By Omri Orgad, Regional Managing Director at Bright Data (formerly Luminati Networks)
The number of private equity fund managers, asset managers and wealth managers adopting environmental, societal, and corporate governance (ESG) data collection strategies is on the rise. These professionals are increasingly considering non-financial factors when analysing the material risks and growth opportunities of investments. A recent survey of organisations that incorporate ESG data into their business strategy found that an average of 76% (USA) and 67% (UK) of their investment decisions are now informed by ESG factors.
With the growing availability of non-traditional ESG data sets, the financial services sector can measure sustainability on a much deeper level than ever before. Using alternative ESG data, it’s possible to form a comprehensive framework that identifies the companies best positioned for long-term profitability.
Ultimately, this information is mission critical for savvy investors. But before diving into the deep pool of ESG data available, it’s worth bearing in mind the following three considerations.
Understand the limitations of “one and done” ESG ratings
There are a whole host of ESG ratings providers out there. Most use their own unique formula to calculate a single ESG score. Though this can be helpful in gaining an entry-level insight into a company’s performance, this approach doesn’t enable investors to comprehensively understand the short and long-term ESG risks of investing in a particular company. For instance, some standardised ESG ratings place British American Tobacco above financial services companies like Barclays or Standard Chartered – which many would argue is a one-sided assessment.
This is where alternative ESG data collection tools come in. Investing in ESG alt-data collection tools – as well as building proprietary analysis and reporting systems – allows investors to get ahead. Such tools provide new and innovative ways of understanding environmental, social and governance factors, painting a more nuanced picture and uncovering current or future financial risks that may otherwise remain hidden.
Much ESG alt-data exists across the largest database in the world – the World Wide Web. Data collection tools can tap into vast amounts of publicly available online data, automatically gathering information and quickly relating it back to financial units to guide their predictive insights. Collecting publicly available images, statistics, social media posts, news articles etc. enables investors to gain a much more holistic view of an organisation’s ESG picture. Plus, by gathering their own ESG alt-data, investors can source easily digestible insights, which are useful for reporting progress to stakeholders who lack in-depth financial services knowledge. For, example, it’s preferable to say, “the organisations we’ve invested in have 20% more female employees that the sector average” than quoting an opaque figure, “the organisations we’ve invested in have an average ESG score of 89.3”.
Make sure you know what you’re looking for
The term “ESG alt-data” encapsulates all information that is related to the impact an organisation has on its surroundings. This includes metrics such as air quality, board independence, water use, discrimination lawsuits, executive pay, etc. Given the diverse nature of the potential data points, this data varies in type and size, which makes it complex and daunting to collect and understand.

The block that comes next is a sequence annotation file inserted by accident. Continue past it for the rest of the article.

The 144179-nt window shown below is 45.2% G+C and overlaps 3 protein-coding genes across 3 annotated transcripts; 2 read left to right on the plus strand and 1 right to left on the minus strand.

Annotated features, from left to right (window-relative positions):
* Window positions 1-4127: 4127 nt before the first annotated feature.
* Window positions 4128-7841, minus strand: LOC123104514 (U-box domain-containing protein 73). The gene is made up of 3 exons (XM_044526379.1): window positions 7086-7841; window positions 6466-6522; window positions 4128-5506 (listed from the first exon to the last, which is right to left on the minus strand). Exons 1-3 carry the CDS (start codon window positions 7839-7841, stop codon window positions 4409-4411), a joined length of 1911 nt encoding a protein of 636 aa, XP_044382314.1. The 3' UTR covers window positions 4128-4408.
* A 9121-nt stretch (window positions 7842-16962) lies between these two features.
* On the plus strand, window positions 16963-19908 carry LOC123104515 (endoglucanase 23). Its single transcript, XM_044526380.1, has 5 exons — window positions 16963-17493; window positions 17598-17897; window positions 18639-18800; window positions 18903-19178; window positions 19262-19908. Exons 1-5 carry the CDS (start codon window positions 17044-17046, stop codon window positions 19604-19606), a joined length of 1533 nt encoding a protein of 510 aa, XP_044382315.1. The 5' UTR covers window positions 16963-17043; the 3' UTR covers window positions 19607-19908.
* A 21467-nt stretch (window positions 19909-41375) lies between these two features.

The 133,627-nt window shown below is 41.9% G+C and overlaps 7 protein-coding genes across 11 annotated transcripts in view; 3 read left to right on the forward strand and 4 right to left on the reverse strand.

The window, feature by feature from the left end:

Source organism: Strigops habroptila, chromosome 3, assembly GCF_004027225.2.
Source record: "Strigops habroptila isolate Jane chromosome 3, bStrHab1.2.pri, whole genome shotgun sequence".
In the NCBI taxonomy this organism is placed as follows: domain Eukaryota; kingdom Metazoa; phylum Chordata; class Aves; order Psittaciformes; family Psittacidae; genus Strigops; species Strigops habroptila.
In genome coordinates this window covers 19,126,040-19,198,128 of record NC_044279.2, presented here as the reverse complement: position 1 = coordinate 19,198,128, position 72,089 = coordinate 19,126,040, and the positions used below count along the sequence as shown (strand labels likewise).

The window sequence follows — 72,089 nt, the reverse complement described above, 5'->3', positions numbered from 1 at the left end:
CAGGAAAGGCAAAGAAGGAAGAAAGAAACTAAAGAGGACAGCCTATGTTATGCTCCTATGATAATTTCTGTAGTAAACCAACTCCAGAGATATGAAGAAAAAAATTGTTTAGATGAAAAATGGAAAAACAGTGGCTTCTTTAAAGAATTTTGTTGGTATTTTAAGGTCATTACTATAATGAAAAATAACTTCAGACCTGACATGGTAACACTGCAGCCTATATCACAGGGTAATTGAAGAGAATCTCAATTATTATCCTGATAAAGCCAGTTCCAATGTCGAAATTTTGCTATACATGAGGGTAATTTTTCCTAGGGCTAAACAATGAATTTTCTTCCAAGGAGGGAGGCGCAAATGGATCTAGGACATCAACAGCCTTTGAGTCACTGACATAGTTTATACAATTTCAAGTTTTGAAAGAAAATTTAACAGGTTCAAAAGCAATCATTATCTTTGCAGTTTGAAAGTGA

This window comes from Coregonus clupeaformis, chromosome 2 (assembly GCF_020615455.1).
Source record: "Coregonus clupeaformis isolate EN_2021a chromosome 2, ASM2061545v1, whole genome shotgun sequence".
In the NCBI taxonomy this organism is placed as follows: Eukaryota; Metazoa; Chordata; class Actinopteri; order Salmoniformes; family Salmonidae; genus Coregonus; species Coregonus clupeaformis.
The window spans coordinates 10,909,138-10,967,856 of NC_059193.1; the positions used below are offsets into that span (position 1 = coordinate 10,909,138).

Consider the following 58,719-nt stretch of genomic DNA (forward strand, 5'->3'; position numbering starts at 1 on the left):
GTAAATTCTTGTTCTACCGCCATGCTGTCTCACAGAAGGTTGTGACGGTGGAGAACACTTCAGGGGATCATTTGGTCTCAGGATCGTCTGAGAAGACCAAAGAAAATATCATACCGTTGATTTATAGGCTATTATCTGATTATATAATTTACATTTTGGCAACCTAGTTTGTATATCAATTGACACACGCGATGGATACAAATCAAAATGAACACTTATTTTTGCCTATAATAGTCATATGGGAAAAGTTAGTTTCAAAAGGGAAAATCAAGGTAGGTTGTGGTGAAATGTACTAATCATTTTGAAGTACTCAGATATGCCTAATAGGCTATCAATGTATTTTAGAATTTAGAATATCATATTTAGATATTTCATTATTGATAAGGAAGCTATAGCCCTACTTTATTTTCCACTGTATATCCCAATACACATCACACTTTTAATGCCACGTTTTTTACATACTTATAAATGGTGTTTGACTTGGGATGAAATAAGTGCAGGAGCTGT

With the large variety of non-traditional data sets available, investors must pay special attention to how they define their parameters for collecting ESG data. A common mistake is to standardise the data you collect across companies and sectors, which can lead to irrelevant data skewing your results. For instance, large tech companies like Facebook may come out favourably when factors like land or water use are included in their overall ESG analysis. However, given that their business models don’t depend on the use of either, a positive ranking can hardly be considered a ringing endorsement of their ESG credentials. For this reason, a bespoke approach on a per-sector or even per-company basis will yield more valuable results.
When it comes to ESG alt-data, bigger isn’t always better
Estimates from AIMA and others claim that there will be over 5,000 different alt-data sets available by 2024. Although the amount of ESG data on offer continues to explode, not all of it is of high quality, and some will likely be irrelevant to your particular use case. As such, simply collecting any raw ESG alt-data you can find is not going to equip you with the insights you need. Make sure you verify the source of the information you’re collecting or having it collected for you, and first ask yourself “why is this data valuable to me?”.
It’s also important to allocate sufficient time to test and analyse the data you collect. Every hour spent on this task will be well worth it, enabling you to more accurately determine how a company or sector is performing from an ESG perspective. It’s important not to cut corners at this stage, however tempting it may be. There are also faster automated tools to take care of the “heavy lifting” for you and deliver to-notch data quality fast.
Given that 97% of information specialists in the UK and US financial services sectors report that ESG data is used in some or all strategy decisions, there’s no doubt that the importance of ESG alt-data in financial decision-making will continue to grow for many years to come. To get the best possible results, investors should take advantage of the new data-gathering opportunities on offer – including online data collection tools. With platforms like this, calculating investment returns, future growth opportunities, and possible profits has become much easier and significantly faster.